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#Diabetes and Endocrinology
Covid-19, the growing pandemic with a rising death toll has been associated with many comorbidities as well as racial disparity. However, specific characteristics of these at-risk populations remain obscure. Moreover, there is a lack of approaches to lower mortality related to Covid-19. Thus, a retrospective electronic health record data analysis of 25,326 individuals tested for Covid-19 between 25 February and 22 June 2020 at a tertiary health care center in the Southern U.S was performed to determine mortality in COVID-19-positive patients. In addition, the link with individual characteristics and comorbidities was assessed. It was seen that the odds ratio of contracting Covid-19 was disproportionately high in Blacks/African-Americans [Odds ratio (OR) 2.6; 95% confidence interval (CI) 2.19-3.10; p<0.0001)] and in people with obesity (OR 1.93; 95%CI 1.64-2.28; p<0.0001), hypertension (OR 2.46; 95%CI 2.07-2.93; p<0.0001), and diabetes (OR 2.11; 95%CI 1.78-2.48; p<0.0001). A dramatic increase in mortality (OR 3.62; 95%CI 2.11-6.2; p<0.0001) was reported in patients with diabetes. Diabetes emerged as an independent risk factor in this diverse population even after correcting for age, race, gender, obesity and hypertension. It is noteworthy that treatment with metformin was independently associated with marked reduction in mortality in patients with diabetes and Covid-19 (OR 0.33; 95%CI 0.13-0.84; p=0.0210). These findings suggest that although diabetes is an independent risk factor for Covid-19-related mortality, this risk can be reduced significantly in people taking metformin, thereby raising the possibility that metformin therapy may be a protective approach in this high-risk population. The researchers have suggested that metformin is likely to reduce the mortality rate by decreasing the inflammatory response, and the incidence of cytokine storm or vascular damage. On the basis of this data, physicians can consider adding metformin into the treatment regimen of their diabetes patients, if they are not receiving this drug yet. Others should be advised to continue taking metformin during the Covid-19 pandemic due to its potential benefit in reducing the mortality rate.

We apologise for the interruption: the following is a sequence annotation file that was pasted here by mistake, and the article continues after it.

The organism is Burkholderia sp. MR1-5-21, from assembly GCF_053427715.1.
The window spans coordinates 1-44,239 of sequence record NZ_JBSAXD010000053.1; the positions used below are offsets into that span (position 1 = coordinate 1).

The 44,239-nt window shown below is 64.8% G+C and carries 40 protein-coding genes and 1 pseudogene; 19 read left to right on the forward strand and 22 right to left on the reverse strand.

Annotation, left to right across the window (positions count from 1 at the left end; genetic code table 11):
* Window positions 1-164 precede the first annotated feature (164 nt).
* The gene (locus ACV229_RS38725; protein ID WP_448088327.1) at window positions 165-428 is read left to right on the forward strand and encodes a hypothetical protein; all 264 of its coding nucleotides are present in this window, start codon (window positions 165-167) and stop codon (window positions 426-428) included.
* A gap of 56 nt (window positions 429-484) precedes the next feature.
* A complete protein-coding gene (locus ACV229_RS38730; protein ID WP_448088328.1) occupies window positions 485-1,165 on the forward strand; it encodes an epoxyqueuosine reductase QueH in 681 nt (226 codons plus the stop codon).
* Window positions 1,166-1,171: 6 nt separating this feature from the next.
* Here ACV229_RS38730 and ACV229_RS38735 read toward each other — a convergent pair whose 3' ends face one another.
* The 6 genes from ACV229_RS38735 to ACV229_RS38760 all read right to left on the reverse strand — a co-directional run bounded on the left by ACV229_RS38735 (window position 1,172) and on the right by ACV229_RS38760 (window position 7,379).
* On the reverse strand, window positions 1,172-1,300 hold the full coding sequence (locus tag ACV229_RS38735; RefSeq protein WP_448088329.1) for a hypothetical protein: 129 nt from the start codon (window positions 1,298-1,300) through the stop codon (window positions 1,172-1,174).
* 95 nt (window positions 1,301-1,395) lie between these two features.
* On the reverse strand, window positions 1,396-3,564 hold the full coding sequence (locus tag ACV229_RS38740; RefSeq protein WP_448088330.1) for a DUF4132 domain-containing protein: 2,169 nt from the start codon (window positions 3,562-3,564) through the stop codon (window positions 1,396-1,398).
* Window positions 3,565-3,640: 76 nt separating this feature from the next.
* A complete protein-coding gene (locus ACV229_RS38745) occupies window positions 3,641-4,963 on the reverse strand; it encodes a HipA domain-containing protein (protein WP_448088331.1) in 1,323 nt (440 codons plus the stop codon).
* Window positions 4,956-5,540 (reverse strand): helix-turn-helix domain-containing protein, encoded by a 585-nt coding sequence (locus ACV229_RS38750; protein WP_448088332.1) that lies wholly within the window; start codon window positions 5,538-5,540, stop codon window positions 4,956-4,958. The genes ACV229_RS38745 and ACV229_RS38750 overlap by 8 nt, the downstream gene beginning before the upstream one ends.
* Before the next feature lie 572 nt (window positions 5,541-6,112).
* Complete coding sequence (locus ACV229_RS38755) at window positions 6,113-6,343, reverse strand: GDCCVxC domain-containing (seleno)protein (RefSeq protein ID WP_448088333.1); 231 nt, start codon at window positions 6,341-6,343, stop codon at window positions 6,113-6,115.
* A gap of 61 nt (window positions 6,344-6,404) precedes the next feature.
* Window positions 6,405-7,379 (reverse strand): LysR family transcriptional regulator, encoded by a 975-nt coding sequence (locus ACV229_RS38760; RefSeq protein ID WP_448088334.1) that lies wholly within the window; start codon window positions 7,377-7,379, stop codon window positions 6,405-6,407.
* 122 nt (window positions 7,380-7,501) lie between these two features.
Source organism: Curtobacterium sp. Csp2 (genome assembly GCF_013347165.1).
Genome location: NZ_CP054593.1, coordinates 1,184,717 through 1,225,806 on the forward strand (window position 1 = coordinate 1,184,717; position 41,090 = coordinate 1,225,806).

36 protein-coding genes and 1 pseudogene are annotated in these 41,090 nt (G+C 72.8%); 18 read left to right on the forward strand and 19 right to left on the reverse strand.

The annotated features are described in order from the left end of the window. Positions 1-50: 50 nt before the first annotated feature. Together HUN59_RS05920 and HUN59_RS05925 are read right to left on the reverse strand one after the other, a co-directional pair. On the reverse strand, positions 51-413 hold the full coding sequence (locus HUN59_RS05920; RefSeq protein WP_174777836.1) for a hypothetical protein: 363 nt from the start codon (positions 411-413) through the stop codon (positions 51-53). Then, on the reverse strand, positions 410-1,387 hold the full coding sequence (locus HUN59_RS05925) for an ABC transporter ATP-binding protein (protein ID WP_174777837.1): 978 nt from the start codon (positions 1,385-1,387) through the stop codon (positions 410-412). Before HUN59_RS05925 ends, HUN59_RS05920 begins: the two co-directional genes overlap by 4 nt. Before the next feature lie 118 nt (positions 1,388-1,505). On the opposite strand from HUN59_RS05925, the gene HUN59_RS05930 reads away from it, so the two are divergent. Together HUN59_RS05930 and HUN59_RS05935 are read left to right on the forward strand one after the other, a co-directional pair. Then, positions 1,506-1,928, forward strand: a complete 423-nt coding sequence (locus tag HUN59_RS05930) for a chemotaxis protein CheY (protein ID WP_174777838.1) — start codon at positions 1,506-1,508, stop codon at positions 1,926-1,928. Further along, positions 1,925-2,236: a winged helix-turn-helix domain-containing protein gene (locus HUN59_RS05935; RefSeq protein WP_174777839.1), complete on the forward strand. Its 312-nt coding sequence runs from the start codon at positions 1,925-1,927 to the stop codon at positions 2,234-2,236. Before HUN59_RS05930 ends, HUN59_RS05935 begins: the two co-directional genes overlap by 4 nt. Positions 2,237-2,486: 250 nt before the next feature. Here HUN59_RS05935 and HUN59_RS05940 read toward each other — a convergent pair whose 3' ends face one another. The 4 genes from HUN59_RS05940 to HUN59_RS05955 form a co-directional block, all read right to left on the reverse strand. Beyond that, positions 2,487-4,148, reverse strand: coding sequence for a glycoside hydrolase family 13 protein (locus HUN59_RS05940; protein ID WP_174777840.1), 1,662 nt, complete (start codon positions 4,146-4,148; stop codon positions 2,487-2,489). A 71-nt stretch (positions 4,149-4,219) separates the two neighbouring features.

- Crouse A, Grimes T, Li P, et al. Metformin use is associated with reduced mortality in a diverse population with Covid-19 and diabetes. medRxiv. 2020 Jul 31;2020.07.29.20164020.
- Hariyanto TI, Kurniawan A. Metformin use is associated with reduced mortality rate from coronavirus disease 2019 (COVID-19) infection. Obes Med. 2020;19:100290.